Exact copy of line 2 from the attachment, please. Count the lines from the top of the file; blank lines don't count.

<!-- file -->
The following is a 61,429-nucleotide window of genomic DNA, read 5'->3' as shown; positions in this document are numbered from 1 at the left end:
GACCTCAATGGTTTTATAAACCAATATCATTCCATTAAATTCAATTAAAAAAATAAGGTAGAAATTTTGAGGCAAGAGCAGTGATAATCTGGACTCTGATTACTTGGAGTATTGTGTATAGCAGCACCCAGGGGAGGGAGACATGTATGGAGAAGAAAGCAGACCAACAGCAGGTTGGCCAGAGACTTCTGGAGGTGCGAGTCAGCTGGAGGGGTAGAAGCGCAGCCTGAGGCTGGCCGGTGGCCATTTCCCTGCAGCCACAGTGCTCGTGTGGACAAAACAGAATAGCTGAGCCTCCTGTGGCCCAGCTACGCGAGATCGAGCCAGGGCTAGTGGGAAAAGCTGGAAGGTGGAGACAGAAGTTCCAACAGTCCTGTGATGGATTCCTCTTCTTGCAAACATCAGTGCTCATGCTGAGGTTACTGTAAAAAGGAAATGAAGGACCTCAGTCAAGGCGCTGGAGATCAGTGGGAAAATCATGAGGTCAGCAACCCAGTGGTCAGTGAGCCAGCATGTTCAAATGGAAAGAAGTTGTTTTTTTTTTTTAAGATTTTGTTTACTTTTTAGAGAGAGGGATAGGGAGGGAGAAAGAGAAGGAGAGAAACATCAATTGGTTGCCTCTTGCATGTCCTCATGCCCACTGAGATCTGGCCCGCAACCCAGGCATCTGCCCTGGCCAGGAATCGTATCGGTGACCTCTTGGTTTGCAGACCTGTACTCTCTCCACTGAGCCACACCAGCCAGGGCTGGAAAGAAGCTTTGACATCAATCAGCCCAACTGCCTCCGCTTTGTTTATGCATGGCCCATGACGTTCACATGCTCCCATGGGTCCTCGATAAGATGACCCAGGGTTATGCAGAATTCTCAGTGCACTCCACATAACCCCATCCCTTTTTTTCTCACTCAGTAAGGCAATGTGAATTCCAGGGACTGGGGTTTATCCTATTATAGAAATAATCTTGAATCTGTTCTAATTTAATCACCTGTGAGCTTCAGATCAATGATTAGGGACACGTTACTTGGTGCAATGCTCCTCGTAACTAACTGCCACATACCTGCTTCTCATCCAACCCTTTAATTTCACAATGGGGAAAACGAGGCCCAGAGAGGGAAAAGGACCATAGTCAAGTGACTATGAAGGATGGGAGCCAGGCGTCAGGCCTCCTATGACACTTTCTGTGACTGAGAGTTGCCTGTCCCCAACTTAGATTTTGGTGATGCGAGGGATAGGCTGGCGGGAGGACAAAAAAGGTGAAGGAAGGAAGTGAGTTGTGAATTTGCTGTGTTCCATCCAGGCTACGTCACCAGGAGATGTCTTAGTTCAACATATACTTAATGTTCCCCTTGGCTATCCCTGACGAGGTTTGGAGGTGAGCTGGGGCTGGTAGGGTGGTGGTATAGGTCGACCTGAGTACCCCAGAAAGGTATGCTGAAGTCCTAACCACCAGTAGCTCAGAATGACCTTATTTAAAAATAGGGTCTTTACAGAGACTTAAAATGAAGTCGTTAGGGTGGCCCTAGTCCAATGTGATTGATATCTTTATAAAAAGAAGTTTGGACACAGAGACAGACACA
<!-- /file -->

GACCTCAATGGTTTTATAAACCAATATCATTCCATTAAATTCAATTAAAAAAATAAGGTAGAAATTTTGAGGCAAGAGCAGTGATAATCTGGACTCTGATTACTTGGAGTATTGTGTATAGCAGCACCCAGGGGAGGGAGACATGTATGGAGAAGAAAGCAGACCAACAGCAGGTTGGCCAGAGACTTCTGGAGGTGCGAGTCAGCTGGAGGGGTAGAAGCGCAGCCTGAGGCTGGCCGGTGGCCATTTCCCTGCAGCCACAGTGCTCGTGTGGACAAAACAGAATAGCTGAGCCTCCTGTGGCCCAGCTACGCGAGATCGAGCCAGGGCTAGTGGGAAAAGCTGGAAGGTGGAGACAGAAGTTCCAACAGTCCTGTGATGGATTCCTCTTCTTGCAAACATCAGTGCTCATGCTGAGGTTACTGTAAAAAGGAAATGAAGGACCTCAGTCAAGGCGCTGGAGATCAGTGGGAAAATCATGAGGTCAGCAACCCAGTGGTCAGTGAGCCAGCATGTTCAAATGGAAAGAAGTTGTTTTTTTTTTTTAAGATTTTGTTTACTTTTTAGAGAGAGGGATAGGGAGGGAGAAAGAGAAGGAGAGAAACATCAATTGGTTGCCTCTTGCATGTCCTCATGCCCACTGAGATCTGGCCCGCAACCCAGGCATCTGCCCTGGCCAGGAATCGTATCGGTGACCTCTTGGTTTGCAGACCTGTACTCTCTCCACTGAGCCACACCAGCCAGGGCTGGAAAGAAGCTTTGACATCAATCAGCCCAACTGCCTCCGCTTTGTTTATGCATGGCCCATGACGTTCACATGCTCCCATGGGTCCTCGATAAGATGACCCAGGGTTATGCAGAATTCTCAGTGCACTCCACATAACCCCATCCCTTTTTTTCTCACTCAGTAAGGCAATGTGAATTCCAGGGACTGGGGTTTATCCTATTATAGAAATAATCTTGAATCTGTTCTAATTTAATCACCTGTGAGCTTCAGATCAATGATTAGGGACACGTTACTTGGTGCAATGCTCCTCGTAACTAACTGCCACATACCTGCTTCTCATCCAACCCTTTAATTTCACAATGGGGAAAACGAGGCCCAGAGAGGGAAAAGGACCATAGTCAAGTGACTATGAAGGATGGGAGCCAGGCGTCAGGCCTCCTATGACACTTTCTGTGACTGAGAGTTGCCTGTCCCCAACTTAGATTTTGGTGATGCGAGGGATAGGCTGGCGGGAGGACAAAAAAGGTGAAGGAAGGAAGTGAGTTGTGAATTTGCTGTGTTCCATCCAGGCTACGTCACCAGGAGATGTCTTAGTTCAACATATACTTAATGTTCCCCTTGGCTATCCCTGACGAGGTTTGGAGGTGAGCTGGGGCTGGTAGGGTGGTGGTATAGGTCGACCTGAGTACCCCAGAAAGGTATGCTGAAGTCCTAACCACCAGTAGCTCAGAATGACCTTATTTAAAAATAGGGTCTTTACAGAGACTTAAAATGAAGTCGTTAGGGTGGCCCTAGTCCAATGTGATTGATATCTTTATAAAAAGAAGTTTGGACACAGAGACAGACACA